As someone who is at the tail-end of the millennial generation (as per Nielsen Media Research), I’ve seen my share of colleagues, friends, family and acquaintances succumb to mental illness and/or deaths of despair. And, more often than not, it has to do with this nebulous pursuit of this concept called happiness.
Throughout my life, happiness was always defined with a smile or a laugh. But no one spoke of the demons lurking underneath such cheerfulness. Such were the times that I grew up in that happiness was defined as relief — relief that you didn’t die during an LTTE-inspired bomb blast or a JVP-instigated machete attack.
Happiness was being with family and having enough food to eat. It meant there was a secure household, a roof over your head, and an education that could possibly be a one-way ticket to the West. Why the West? Because the basic necessities were not even present then where I lived. Today, thanks to globalization, more people are dying of obesity than war.
Yet the context has changed today. In the 80s and 90s, we found respite in the arms of the church, and the promise of a better tomorrow, along with the chance that one day Jesus will come, and rapture us to walk on streets of gold. Today, the definition of happiness is one which resides within yourself. Happiness is a biological event, and just like hacking your hormones to ensure productivity, we can hack it with a smile or a Prozac or two.
My conclusion is this — Happiness is a Decision. You see, sometimes we are the authors of our own destruction. We give the devil too much credit for our own mistakes. Don’t listen to, or rather, don’t believe the tyrant in your head. He/she is a false god. For someone who lived a very epicurean life, lived through a war, joblessness, bare minimum in terms of food, there is a certain joy present in the mundane.
Some Definitions of Happiness
I suggest you listen to this great podcast by Dr. Laurie Santos about work and job crafting. Humanity has moved from one context to another. We lived through the agricultural revolution and are now in the technological revolution where our lives are all about swiping right. Today, we are trying to find our life’s meaning in a world inundated with pixels and data bombs. We are searching to fulfill our Self-Actualization Needs.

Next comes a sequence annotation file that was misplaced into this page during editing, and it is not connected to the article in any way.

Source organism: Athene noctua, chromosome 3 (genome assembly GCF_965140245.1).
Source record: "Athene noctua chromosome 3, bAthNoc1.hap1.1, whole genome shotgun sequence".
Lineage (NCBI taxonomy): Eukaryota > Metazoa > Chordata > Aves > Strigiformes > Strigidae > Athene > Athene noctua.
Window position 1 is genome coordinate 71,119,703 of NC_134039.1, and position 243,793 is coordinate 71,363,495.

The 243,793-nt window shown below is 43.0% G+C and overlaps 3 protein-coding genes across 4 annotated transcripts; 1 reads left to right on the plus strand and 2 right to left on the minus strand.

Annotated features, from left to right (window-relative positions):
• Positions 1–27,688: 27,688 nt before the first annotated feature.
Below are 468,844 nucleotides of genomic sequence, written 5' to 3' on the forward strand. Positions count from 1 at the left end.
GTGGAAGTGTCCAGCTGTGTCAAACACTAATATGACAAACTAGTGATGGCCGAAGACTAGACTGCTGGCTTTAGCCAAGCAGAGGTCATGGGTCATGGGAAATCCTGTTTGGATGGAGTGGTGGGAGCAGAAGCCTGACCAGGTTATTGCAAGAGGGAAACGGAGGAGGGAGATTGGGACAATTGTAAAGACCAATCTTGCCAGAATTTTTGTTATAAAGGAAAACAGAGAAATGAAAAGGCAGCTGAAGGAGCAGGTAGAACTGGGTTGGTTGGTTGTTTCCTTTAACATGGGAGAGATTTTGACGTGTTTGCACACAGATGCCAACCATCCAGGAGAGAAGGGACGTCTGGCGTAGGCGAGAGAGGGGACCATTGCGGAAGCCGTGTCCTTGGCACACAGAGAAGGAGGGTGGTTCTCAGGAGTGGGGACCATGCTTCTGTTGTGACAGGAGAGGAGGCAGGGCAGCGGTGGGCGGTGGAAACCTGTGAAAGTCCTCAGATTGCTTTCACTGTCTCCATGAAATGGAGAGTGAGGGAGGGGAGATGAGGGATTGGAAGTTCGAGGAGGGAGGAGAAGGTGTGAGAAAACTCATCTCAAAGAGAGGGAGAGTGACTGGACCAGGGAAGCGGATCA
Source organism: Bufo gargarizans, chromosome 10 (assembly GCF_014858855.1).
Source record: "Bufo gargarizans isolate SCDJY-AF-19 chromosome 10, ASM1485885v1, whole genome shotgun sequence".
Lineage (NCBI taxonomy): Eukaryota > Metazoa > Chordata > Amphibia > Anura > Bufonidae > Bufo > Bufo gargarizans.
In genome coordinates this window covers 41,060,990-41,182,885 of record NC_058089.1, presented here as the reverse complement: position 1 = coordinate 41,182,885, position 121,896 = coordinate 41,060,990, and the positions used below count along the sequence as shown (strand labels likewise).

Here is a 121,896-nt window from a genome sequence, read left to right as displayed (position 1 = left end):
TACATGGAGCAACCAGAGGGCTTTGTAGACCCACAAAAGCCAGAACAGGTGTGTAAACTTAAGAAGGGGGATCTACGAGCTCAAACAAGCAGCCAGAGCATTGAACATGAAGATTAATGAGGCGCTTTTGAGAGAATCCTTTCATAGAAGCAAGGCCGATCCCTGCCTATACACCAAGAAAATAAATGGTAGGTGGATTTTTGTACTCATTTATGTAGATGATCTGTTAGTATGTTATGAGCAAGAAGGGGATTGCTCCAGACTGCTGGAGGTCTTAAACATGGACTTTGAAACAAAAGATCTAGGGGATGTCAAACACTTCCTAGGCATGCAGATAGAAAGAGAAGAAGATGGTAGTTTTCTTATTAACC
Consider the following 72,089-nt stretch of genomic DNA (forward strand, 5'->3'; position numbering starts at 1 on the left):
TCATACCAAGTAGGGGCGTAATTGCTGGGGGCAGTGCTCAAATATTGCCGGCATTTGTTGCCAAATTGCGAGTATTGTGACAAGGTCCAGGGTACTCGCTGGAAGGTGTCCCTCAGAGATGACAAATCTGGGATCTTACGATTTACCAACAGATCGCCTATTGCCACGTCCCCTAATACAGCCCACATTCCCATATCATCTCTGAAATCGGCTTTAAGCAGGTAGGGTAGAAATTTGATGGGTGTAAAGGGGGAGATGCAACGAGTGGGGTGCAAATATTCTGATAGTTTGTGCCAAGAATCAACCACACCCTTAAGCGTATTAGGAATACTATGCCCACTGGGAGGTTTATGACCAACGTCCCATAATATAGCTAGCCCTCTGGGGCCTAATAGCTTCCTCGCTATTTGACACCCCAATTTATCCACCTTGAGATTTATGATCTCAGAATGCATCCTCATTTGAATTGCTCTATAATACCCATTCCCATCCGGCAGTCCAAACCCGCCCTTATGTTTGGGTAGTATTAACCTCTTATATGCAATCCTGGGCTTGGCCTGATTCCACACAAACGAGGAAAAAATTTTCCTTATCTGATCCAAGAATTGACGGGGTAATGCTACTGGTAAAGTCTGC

Growing up in my generation, the only two types of needs that were satiated were the Safety and Physiological aspects. They were only partly satisfied what with the issue concerning the social-political upheaval of the time.
Ikigai makes sense to me, and while we were taught that Happiness is equal to your Passion, there is more to the whole idea as well. Carl Jung simplifies the whole concept of happiness, which is shown below, and his list has a great degree of similarity with Maslow’s Hierarchy of Needs and Ikigai as well.
- Good physical and mental health.
- Good personal and intimate relationships, such as those of marriage, the family, and friendships.
- The faculty for perceiving beauty in art and nature.
- Reasonable standards of living and satisfactory work.
- A philosophic or religious point of view capable of coping successfully with the vicissitudes of life.
Following most of the narratives throughout the decades, we were compelled to aim to achieve happiness. Happiness was defined as the perfect marriage, the perfect job, and, it was aligned to success. But, as Jordan Peterson states happiness is rare and rather we should aim to have a meaningful life, and be resilient in the process.
The Stoics and the Greeks all had their definitions when it comes to this concept called happiness. Here is mine — My perspective is that happiness is a decision, but it’s an ambitious state of being. Rather what we should aim for is a state that is far easier to achieve, and that is Contentment with a dose of Peace of Mind. And, you will realize that achieving such a level of bliss is usually just a simple thought that needs to be entertained over a fragrant cuppa Joe.